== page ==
Teenage Relationship Abuse
- In 2011 the Gloucestershire Online Pupil Service (OPS) Survey told us that 5.5% of children and young people witness domestic abuse on a daily or weekly basis. In 2012, 6% of years 8, 10 and 12 told us that they witness domestic abuse on a daily basis. Is this problem getting worse for our children and young people living in Gloucestershire?
- On the1st November 2011, 386 children were subject to Child Protection Plans in Gloucestershire and 56.22% of these were where domestic abuse was a significant risk factor.
- From 1st April to 1st November 2011, 433 children were discussed at MARAC (Multi-Agency Risk Assessment Conference), a meeting which discusses the highest risk victims and their children in Gloucestershire.
- The DARP (Domestic Abuse Referral Process) team in Gloucestershire discuss about 125 families on average per month. These families are identified when there has been an incident reported to the police and at that time there is no involvement by Social Care.
There is a recognition within the Gloucestershire Domestic Abuse and Sexual Violence Strategy that prevention is key to reducing the harm caused by these issues. A large part of the prevention agenda is to raise the awareness of healthy relationships amongst all members of the public which includes children and young people.
On 1st April 2012, a new definition of domestic abuse will be used nationally which will recognise a victim from the age of 16 not 18 years. As a result of this, there will be a number of national campaigns raising the awareness of teenage relationship abuse.
This educational resource pack has been produced as a result of collaboration with Gloucestershire Healthy Living and Learning (www.ghll.org.uk) and was written and trialled by Leading Teachers from that team. It was created in partnership with professionals working in the field of domestic abuse with the intention of being used by teachers as part of the PSHE Sex/Relationship Education curriculum and aimed at Year 9/10 secondary school pupils. The main focus of this pack is to look at the topic of relationship abuse and encourage young people to start to think about their own experiences and behaviours in a relational context and recognise the differences between controlling behaviour and a healthy relationship.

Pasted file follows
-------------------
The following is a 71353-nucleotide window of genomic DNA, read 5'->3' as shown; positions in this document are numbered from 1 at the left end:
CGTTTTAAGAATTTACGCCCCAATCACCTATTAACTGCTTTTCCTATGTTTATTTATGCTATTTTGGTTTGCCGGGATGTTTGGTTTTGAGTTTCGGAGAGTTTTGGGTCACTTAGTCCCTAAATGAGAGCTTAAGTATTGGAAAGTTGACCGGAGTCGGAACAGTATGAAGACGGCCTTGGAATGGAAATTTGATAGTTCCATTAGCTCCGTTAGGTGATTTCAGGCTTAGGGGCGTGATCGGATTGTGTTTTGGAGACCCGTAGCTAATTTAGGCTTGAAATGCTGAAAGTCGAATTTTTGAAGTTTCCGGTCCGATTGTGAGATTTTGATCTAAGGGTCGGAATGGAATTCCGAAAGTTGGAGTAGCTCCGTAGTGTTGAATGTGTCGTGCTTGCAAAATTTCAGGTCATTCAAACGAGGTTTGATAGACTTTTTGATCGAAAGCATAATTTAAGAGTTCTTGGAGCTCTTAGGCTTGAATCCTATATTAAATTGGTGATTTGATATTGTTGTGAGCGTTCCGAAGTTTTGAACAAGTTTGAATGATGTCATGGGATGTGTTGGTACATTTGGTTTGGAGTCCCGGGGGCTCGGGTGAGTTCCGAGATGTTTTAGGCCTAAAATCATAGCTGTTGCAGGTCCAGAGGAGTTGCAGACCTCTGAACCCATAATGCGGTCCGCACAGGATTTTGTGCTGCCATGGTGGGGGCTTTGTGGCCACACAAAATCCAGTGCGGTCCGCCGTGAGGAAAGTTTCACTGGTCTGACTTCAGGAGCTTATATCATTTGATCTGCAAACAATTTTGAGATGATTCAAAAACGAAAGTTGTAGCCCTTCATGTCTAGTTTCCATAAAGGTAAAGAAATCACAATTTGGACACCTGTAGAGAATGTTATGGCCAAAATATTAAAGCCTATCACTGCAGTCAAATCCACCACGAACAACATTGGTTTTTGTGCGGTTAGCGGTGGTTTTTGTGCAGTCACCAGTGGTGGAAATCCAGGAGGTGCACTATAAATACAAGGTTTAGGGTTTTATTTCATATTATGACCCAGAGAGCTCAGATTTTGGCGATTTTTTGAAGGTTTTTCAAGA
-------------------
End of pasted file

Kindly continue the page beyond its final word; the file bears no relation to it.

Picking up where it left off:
The Home Office have launched two different campaigns over the last couple of years; Teenage Relationship Abuse and Teenage Rape Prevention. Both of these campaigns are targeted at young people and its purpose is to prevent teenagers from becoming victims and perpetrators of abusive relationships. Some of the content from these campaigns is included in this resource.
Please read through this pack and familiarise yourselves with the material and messages. At the beginning of the lesson please advise students who they can contact within and outside of the school for advice and support. It is strongly recommended that the Contacts list is handed out at the end of the lesson (see Appendix 2).